Initial survival analysis by specific locations identified all midline tumor locations as having shorter PFS than cerebral or cerebellar tumors (Supplementary Fig. S1). For all subsequent analyses, the midline tumors were thus combined into the DMBS group, which also included the basal ganglia tumors. As expected, the DMBS subset had shorter PFS and overall survival (OS) compared with cerebral and cerebellar tumors (Fig. 1).
BRAF rearrangement status was able to be determined in 181 cases, while 157 were successfully analyzed for BRAF V600E mutations (Table 2). Rearrangement was far more common overall, with 108 cases showing such a pattern by FISH, whereas only 19 had the V600E mutation. Cerebellar tumors were more likely to have BRAF rearrangement than were either cerebral or DMBS tumors (Fig. 2A), whereas cerebral tumors had a higher rate of V600E mutation than did either cerebellar or DMBS sites (Fig. 3A). In the DMBS subset, only diencephalic tumors had a V600E mutation, meaning that 68.4% of all V600E tumors were located in the supratentorium (P = .02). In contrast, 72.2% of tumors with BRAF rearrangement were infratentorial (P = .0002).
None of the histologic subtypes were statistically more or less likely to have a V600E mutation (overall P = .13); even when combining all non-PA tumors, the difference versus PAs was not significant (19.1% vs 7.3%, P = .23). Multiple-group analysis showed that WHO grade I PAs were more likely than grade II diffusely infiltrative gliomas to have BRAF rearrangement (67.7% vs 0%, P < .01), though no other intergroup comparisons were significant. However, PAs had a higher rate of BRAF rearrangement compared with all non-PAs pooled together (67.7% vs 36.7%, P = .001).
Pooling all low-grade gliomas together, the presence of BRAF rearrangement strongly trended toward improved PFS (P = .06, not shown). Only 1 patient with a rearrangement died, and there was a strong trend toward reduced risk of death in such tumors versus those without the rearrangement (HR = 0.30, 95% confidence interval [CI] = 0.05–1.7, P = .05). In contrast, there was no significant change in PFS or the risk of death in V600E tumors, although the HR for death was above 1.0 (HR = 1.6, 95% CI = 0.23–10.3, P = .52).
Adjusting for location, the presence of BRAF rearrangement failed to significantly stratify low-grade gliomas by survival in the cerebellum (Fig. 2B), cerebrum (Fig. 2C and D), or DMBS (Fig. 2E and F), yet it is noteworthy that the only deaths that occurred in the DMBS region were with tumors lacking BRAF rearrangement (Fig. 2F). Likewise, V600E mutation did not produce significant survival differences by subregions (Fig. 3B–F), although there was a trend toward worse PFS in cerebellar tumors (Fig. 3B).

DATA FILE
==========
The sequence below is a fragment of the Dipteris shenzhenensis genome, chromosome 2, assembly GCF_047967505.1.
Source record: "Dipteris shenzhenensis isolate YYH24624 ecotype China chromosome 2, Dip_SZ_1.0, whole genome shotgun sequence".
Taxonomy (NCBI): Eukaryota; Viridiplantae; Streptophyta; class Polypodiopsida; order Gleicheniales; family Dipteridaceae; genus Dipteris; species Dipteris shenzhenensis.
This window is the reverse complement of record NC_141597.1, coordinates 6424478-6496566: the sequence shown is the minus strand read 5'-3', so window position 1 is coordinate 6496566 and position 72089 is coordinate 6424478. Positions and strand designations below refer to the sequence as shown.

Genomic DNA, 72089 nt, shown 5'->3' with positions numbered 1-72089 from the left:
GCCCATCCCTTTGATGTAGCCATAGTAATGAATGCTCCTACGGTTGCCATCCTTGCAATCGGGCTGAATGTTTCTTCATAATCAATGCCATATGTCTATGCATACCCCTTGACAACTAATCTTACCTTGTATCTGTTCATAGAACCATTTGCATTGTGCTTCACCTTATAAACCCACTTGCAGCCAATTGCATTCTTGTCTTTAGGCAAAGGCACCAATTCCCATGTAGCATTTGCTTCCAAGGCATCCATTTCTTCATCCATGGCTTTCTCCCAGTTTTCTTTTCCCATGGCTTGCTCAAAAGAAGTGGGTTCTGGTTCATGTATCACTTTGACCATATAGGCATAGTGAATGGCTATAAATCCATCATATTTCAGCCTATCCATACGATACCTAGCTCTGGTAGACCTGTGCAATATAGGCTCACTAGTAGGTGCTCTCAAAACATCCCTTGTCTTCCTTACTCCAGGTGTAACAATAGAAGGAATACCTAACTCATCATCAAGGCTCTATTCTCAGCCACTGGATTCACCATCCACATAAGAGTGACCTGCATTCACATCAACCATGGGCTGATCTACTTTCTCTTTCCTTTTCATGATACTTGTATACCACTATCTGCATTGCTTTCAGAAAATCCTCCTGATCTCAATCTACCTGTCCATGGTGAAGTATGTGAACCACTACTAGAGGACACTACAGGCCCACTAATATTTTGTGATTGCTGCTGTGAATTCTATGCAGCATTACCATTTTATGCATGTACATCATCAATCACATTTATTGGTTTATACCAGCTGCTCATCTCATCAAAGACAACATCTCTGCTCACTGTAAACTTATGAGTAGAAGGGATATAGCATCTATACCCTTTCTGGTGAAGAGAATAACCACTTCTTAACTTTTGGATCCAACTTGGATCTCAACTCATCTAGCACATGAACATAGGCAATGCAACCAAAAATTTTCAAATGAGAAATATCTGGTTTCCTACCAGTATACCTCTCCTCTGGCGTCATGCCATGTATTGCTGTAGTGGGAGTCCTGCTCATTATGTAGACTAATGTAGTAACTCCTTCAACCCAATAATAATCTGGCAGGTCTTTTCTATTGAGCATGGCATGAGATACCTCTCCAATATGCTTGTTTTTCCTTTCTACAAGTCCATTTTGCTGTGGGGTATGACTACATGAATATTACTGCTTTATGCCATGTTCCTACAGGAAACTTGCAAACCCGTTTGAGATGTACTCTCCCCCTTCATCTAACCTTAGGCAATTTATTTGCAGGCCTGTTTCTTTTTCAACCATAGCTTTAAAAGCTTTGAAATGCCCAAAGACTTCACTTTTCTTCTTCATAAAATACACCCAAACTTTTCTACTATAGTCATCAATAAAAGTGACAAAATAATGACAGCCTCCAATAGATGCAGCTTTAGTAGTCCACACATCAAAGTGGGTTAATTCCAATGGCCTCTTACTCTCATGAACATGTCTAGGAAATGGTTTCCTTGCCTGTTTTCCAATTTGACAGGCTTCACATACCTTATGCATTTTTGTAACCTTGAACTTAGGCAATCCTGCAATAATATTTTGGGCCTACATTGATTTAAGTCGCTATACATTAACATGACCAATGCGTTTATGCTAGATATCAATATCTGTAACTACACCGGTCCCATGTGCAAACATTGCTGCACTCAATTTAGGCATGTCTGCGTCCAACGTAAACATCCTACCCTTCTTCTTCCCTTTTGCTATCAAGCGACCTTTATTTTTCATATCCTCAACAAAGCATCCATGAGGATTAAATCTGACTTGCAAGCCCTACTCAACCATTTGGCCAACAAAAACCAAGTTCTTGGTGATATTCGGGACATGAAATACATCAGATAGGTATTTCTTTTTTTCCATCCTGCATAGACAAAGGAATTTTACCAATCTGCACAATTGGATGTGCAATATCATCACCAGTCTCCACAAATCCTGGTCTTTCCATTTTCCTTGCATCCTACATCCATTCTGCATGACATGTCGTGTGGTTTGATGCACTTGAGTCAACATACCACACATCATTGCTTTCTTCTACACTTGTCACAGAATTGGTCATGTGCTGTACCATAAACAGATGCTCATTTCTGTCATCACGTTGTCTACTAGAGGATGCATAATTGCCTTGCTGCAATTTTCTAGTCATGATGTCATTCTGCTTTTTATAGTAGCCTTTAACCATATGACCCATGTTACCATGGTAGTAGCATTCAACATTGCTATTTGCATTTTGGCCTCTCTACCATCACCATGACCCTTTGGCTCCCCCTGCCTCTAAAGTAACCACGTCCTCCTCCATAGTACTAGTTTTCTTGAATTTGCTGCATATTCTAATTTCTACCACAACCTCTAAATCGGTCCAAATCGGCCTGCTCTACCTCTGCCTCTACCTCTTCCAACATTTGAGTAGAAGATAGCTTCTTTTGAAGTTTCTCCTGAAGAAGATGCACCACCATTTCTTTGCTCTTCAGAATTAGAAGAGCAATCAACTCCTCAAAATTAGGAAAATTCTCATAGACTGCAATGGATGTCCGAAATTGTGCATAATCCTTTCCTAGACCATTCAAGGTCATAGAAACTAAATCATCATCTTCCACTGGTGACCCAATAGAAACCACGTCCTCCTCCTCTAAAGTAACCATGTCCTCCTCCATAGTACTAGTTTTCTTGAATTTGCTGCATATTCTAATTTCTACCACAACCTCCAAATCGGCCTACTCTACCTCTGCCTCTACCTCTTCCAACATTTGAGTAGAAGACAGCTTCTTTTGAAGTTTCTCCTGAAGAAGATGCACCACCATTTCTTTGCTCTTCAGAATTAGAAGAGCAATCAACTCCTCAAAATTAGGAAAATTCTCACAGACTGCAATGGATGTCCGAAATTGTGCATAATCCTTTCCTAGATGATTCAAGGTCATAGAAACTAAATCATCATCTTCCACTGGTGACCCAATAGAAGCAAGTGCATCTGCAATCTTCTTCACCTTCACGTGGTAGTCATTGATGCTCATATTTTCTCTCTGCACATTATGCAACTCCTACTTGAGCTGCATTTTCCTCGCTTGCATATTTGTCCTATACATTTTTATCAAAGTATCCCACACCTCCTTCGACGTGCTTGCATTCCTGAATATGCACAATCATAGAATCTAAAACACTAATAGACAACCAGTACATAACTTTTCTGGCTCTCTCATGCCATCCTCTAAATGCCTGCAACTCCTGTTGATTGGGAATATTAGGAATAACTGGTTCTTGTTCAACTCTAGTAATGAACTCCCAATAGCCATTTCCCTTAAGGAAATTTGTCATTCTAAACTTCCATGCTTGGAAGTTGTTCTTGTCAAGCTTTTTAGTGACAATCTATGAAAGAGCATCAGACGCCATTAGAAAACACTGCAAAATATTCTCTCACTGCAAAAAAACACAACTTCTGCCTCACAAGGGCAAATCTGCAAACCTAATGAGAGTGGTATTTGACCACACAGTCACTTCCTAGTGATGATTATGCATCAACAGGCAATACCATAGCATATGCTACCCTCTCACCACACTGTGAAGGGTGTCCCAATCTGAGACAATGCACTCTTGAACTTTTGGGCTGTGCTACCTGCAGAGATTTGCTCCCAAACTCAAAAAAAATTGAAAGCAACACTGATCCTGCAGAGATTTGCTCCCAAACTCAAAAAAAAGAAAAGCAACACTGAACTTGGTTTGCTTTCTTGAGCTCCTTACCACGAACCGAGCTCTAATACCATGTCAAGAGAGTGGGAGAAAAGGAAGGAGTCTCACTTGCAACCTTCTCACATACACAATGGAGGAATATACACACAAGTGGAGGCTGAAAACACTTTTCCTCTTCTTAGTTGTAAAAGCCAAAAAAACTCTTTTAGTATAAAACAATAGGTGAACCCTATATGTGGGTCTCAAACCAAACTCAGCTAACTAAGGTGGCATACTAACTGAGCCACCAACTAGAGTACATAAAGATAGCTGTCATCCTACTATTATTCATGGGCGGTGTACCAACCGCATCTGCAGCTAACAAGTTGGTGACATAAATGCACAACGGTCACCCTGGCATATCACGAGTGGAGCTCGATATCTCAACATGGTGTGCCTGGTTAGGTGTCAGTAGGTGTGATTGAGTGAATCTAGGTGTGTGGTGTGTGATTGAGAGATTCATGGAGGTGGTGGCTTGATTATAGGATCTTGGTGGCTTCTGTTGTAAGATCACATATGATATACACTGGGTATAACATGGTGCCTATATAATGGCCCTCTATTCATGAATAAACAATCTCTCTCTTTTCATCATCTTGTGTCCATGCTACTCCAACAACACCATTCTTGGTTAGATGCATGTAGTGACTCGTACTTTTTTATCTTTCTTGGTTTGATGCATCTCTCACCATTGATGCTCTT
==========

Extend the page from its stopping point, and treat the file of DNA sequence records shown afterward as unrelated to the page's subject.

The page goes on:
The presence of a p16 deletion was able to be determined via FISH in 167 tumors (see Methods). While the frequency of homozygous p16 deletion did not vary among the 3 tumor regions (Fig. 4A), PFS, but not OS, was markedly shorter in p16-deleted low-grade gliomas (Fig. 4C and D); this was attributable specifically to cerebral tumors (Fig. 4B), as PFS was not significantly different by p16 status in the cerebellar or DMBS locations (P = .67 and P = .45, respectively, data not shown). However, the presence of p16 deletion lowered PFS in gliomas with any BRAF abnormalities (P = .04, Fig. 4E). A similar pattern seemed to be present in BRAF-normal tumors, though there were too few BRAF-normal, p16-deleted cases to generate statistical significance. OS, on the other hand, was not significantly different (Fig. 4F).
Of note, morphologic semiquantification of nuclear atypia (see Methods) showed a higher degree of atypia in p16-deleted gliomas versus p16-intact gliomas (0.78 ± 0.2 vs 0.30 ± 0.05, P = .037). Neither Ki67 proliferation index, mitotic count, Rosenthal fibers, nor necrosis differed by p16 status (data not shown).
Nuclear p53 expression was semiquantified via immunohistochemical analysis in 166 gliomas (see Methods). Tumors expressing high levels of p53 trended toward being more common in the cerebrum versus the other two regions (Fig. 5A). Yet while p53 did not stratify outcome in all pooled gliomas or in the cerebral or cerebellar subsets (data not shown), high p53 significantly correlated with shorter PFS in DMBS tumors (Fig. 5B). The role of high p53 in BRAF-abnormal gliomas was not clear (Fig. 5C), perhaps because too few tumors had high p53 expression. Interestingly, there was a slight but significantly decreased OS in gliomas with weak p53 expression and normal BRAF versus all other subtypes (Fig. 5D).
An MIB1 proliferation index was scored in 190 cases (see Methods). The proportion of cases with very high indices, defined as greater than 10%, did not differ among the 3 main tumor regions (Fig. 6A). Likewise, mean indices did not significantly differ among the 3 groups (data not shown). In all gliomas, high proliferation was not a significant marker for PFS (P = .53) or OS (P = .14, graphs not shown). In cerebral gliomas high proliferation correlated with shorter OS (Fig. 6B), but not PFS (P = .60, graph not shown). The only subgroup in which high proliferation correlated with shorter PFS was DMBS (Fig. 6C), though it did not correlate with OS (Fig. 6D). Regarding BRAF, tumors with both high proliferation and no BRAF abnormality had shorter PFS and OS compared with tumors with low proliferation and abnormal BRAF (Fig. 6E and F). Unlike p16 deletion, high proliferation did not appear to have any impact on BRAF-abnormal tumors.